Here is another solution of $x^4 - y^2 = z^6$. Suppose we have a Pythagorean triple $a^2 + b^2 = c^2$, and c is itself a square, say $d^2$. There are many such solutions, a sufficient condition being that c can be factorised into primes of the form $4n+1$, with an even exponent of each prime. Where this is the case each factor can be expressed as a sum of two squares (Fermat's 4n+1 Theorem), then we can use Brahmagupta's identity to express c as a sum of two squares, say $m^2 + n^2$. Then using the standard formula for Pythagorean triples we put a and b equal to $m^2 - n^2$ and $2mn$ (in either order).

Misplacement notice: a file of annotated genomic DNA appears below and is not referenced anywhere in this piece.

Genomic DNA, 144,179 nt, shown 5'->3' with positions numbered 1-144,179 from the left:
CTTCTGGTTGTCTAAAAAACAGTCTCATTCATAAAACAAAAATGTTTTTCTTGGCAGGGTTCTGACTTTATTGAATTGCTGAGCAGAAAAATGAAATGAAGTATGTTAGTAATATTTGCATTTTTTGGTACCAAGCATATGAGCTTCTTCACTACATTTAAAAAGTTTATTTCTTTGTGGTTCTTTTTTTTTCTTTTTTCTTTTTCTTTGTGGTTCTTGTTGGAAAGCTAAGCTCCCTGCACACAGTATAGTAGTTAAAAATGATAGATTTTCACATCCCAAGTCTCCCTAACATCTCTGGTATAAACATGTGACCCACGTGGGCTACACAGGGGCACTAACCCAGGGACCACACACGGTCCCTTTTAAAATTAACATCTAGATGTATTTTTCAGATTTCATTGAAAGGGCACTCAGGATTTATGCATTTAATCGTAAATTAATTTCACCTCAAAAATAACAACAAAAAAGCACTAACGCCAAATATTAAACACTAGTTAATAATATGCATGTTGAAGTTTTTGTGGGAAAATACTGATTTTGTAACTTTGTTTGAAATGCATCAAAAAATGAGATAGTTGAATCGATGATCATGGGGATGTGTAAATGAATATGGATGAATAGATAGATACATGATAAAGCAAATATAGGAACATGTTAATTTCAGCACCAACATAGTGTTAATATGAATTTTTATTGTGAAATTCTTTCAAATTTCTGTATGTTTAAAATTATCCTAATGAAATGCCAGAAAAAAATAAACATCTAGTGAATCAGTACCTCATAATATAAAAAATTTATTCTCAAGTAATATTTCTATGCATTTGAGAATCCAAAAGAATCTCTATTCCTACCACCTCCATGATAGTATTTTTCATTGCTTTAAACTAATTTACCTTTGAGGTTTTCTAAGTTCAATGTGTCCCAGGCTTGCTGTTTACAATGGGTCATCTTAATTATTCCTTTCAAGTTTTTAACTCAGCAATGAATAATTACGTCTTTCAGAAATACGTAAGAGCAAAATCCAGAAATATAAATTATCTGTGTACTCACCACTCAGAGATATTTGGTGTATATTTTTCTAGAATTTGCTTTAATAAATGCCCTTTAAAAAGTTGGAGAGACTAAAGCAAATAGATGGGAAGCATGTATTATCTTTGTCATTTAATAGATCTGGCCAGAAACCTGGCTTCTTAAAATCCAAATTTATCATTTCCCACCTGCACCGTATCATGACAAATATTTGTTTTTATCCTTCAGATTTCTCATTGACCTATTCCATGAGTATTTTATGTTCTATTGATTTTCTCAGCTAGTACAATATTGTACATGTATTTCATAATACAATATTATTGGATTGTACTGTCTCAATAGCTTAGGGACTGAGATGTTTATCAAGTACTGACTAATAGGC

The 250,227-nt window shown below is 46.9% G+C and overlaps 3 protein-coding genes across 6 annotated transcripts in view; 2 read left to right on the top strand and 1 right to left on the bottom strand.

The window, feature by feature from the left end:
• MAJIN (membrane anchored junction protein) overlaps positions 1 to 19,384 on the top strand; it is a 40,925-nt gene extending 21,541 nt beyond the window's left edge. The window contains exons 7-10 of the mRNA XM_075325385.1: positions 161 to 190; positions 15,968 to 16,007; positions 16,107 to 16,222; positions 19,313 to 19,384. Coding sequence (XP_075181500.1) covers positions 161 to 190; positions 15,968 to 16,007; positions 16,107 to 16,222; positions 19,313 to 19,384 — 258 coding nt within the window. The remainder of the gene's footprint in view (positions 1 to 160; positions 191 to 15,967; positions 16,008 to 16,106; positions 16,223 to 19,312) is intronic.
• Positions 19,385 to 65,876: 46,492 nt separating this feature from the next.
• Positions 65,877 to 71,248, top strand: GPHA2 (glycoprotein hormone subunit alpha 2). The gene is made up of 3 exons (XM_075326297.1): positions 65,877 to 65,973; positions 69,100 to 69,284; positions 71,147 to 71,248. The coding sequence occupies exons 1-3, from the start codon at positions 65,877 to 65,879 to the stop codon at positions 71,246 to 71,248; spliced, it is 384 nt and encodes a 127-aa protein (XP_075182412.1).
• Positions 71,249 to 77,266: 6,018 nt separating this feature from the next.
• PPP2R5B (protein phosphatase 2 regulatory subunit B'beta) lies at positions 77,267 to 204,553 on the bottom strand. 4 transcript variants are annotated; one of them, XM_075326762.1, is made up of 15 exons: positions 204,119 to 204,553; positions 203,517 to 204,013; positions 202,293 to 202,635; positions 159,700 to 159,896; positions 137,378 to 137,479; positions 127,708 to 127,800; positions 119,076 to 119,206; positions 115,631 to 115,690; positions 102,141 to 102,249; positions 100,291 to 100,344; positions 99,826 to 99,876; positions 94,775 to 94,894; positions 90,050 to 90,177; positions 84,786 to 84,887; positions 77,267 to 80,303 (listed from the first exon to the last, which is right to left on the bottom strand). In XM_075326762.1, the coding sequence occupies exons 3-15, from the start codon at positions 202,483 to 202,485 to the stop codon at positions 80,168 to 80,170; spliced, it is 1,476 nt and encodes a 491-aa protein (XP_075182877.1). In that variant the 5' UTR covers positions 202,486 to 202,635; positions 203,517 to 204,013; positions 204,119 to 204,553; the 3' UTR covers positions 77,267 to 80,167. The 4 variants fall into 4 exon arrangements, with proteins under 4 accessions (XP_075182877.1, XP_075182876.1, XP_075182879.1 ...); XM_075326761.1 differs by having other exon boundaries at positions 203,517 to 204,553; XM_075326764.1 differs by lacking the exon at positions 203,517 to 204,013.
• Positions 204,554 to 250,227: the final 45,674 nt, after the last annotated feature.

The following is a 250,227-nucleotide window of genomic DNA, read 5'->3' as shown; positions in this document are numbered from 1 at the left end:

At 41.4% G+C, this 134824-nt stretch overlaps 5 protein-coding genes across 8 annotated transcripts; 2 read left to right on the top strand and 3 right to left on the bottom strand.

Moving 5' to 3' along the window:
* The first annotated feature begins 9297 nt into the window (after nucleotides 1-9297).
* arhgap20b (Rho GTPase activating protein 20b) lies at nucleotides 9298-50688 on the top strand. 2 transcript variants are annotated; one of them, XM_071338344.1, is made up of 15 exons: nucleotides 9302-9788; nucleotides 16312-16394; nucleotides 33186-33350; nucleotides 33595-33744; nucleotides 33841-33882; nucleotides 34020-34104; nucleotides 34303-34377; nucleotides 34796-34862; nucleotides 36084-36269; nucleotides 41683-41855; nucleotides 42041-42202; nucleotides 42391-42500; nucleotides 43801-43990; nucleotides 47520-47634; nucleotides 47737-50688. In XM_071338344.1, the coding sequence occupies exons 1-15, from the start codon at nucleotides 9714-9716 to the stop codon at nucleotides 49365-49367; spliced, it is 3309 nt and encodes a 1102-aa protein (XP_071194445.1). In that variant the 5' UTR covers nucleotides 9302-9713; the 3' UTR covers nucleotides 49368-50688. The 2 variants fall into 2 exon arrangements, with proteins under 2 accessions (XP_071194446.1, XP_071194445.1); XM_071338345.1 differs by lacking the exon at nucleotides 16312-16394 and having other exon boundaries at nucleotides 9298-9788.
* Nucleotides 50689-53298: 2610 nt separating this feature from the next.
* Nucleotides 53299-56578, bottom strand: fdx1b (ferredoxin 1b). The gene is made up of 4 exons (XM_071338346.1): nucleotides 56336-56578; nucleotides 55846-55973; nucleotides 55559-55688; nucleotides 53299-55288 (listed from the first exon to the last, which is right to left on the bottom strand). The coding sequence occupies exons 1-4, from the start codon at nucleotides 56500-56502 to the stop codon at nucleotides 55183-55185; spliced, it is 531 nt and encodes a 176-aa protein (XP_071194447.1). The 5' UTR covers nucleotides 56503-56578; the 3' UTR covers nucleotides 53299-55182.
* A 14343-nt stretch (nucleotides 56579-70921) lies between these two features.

Given $a^2 + b^2 = d^4$ we have:
$d^4 - a^2 = b^2$
$(d^4)(b^4) - (a^2)(b^4) = (b^2)(b^4)$
$(bd)^4 - (ab^2)^2 = b^6$
The smallest non-trivial solution of this type has a = 24, b = 7, c = 25, d = 5, yielding $35^4 - 1176^2 = 7^6$. Each such Pythagorean triple yields two solutions by reversing a and b, the second solution in this case with a = 7, b = 24 being $120^4 - 4032^2 = 24^6$. The second solution is an instance of the solution in the question (with s = 2, t = 1), but the first is not (since 4 does not divide 35 or 7). More generally, any solution of the above form with b and d both odd will result in x odd and therefore not be an instance of the solution in the question.